Her cardinal approach to cut a slice of life affirmative fiction into our readerly hours is a lift of joy to me as a reader, as these are the kinds of stories I love to find within the realms of today’s Contemporary INSPY! I also love how she follows her heart, penning stories that are a firm step outside the box of where Inspirational Fiction has the tendency to become a bit too predictably stagnant and re-writes how all INSPY writers can find fuller freedom in painting a portraiture of our everyday world.

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The Coming Home series by Brenda S. Anderson

 Converse via: #ComingHomeSeries + #ChainOfMercy + #PiecesOfGranite

PREQUEL: Pieces of Granite | December 2014

BOOK 1: Chain of Mercy | April 2014 | (see Review)

BOOK 2: Memory Box Secrets | April 2015 | (Synopsis)

BOOK 3: Hungry for Home | September 2015 | (Synopsis)

Fun Stuff for Your Blog via pureimaginationblog.comWhen you first set out to write the Coming Home series did you envision each individual book in the series or has the series knitted together organically one story at a time?

Anderson responds: When I first started writing, I had no clue that I would end up with a four book series. Each book grew organically from the previous. I first wrote Chain of Mercy and realized that I actually had two stories in one, so that’s how Memory Box Secrets was born. The story expanded from there. Pieces of Granite came about because I kept hearing from agents and editors that female readers didn’t want to read a book about male issues, so I decided to create a story from the female perspective.

In Chain of Mercy, the hero (Richard) talks about a fight he’d had with his younger sister (Debbie), a rift he created when Debbie told him about her daughter having Down syndrome. I took Debbie’s story and expanded it. I wrote Finding Home because I left a few loose threads dangling at the end of Memory Box Secrets (that’s all the spoiler I’ll give!) I needed to address those threads properly.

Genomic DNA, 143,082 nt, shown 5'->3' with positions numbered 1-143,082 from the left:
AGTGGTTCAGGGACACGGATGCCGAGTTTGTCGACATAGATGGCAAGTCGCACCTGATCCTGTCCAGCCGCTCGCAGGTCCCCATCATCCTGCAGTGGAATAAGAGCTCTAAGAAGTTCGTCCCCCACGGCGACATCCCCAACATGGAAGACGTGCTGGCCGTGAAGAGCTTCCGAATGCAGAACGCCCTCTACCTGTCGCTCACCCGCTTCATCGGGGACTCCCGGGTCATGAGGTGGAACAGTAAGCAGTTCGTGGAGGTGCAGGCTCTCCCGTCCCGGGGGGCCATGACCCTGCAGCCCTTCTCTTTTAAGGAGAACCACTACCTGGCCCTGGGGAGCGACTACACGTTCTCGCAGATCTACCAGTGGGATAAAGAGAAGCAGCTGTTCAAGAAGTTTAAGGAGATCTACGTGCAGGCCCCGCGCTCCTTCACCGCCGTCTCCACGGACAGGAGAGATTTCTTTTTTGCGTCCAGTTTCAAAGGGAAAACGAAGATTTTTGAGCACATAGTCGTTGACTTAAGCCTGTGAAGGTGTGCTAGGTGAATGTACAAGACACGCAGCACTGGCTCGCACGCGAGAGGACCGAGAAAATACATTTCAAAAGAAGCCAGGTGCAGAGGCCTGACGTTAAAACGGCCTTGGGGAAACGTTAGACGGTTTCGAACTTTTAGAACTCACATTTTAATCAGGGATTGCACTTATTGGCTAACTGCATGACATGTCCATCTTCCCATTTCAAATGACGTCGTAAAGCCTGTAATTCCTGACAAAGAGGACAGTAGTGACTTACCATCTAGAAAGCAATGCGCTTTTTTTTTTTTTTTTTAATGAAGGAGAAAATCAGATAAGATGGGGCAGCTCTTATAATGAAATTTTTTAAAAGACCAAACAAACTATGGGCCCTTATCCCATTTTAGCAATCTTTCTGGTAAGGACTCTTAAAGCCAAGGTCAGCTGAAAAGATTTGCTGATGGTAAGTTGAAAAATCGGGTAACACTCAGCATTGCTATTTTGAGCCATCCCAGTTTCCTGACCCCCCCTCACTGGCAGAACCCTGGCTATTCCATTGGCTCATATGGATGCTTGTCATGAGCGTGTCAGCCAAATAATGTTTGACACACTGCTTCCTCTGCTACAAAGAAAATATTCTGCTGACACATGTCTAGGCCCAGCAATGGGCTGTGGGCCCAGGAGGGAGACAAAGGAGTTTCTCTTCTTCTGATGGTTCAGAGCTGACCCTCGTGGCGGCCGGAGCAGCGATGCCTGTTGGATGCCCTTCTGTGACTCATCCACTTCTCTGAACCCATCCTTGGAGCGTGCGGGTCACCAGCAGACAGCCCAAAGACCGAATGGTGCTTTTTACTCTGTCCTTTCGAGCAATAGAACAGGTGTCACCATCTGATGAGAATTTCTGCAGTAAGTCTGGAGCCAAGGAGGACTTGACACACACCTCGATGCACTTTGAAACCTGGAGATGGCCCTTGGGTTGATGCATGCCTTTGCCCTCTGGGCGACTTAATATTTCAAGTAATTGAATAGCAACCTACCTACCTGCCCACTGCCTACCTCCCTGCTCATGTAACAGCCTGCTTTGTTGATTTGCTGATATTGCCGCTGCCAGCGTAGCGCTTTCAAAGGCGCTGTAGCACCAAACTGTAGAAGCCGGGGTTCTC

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Read our full conversation

Read an Excerpt from Pieces of Granite

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On my two year absence on reviewing the Coming Home series:

I initially intended to read and review the books as they were releasing as an active member of the author’s Street Team, however, [2015] proved to be quite the difficult year for myself and my family. As previously reflected on my End of the Year Survey, 2015 – I even garnished a bit of a backlogue of reviews and titles I was seeking to read. I elected to focus on the stories I was able to read and remained hopeful the tides would turn to where I could reclaim the stories I was not yet able to greet against the page!

Thus, as 2016 started to unfold, I was hoping I could arrive inside a moment where I could lay heart and mind back inside this beautifully conceived Realistic INSPY series as my first reading of Chain of Mercy was such a powerful one, I was drawn immediately inside the vision Ms Anderson had for the series as a whole! I knew from that one reading, I would be forever grateful to be amongst the readers who not only sought out her collective works but could continue to find out what she drew together for these characters I had become so dearly attached too knowing more about!

It so happens, this Summer I felt was a renewing season for myself as a reader – where I could not only dig back inside the stories on my bookshelf I longed to soak inside but I could pull together stories on parallel themes that truly touch my spirit and heart as I am reading them. Be sure to watch for my upcoming reviews on behalf of stories of mumhood & alternative families: Claiming Noah by Amanda Ortlepp this July, followed closely by Ignoring Gravity by Sandra Danby, Dear Carolina by Kristy Woodson Harvey and Inconceivable by Tegan Wren in early August. As together with Pieces of Granite I am reflecting on all aspects of being a Mum and how family enters our lives whilst grounding us on a path that is a true blessing to be given.Fun Stuff for Your Blog via pureimaginationblog.com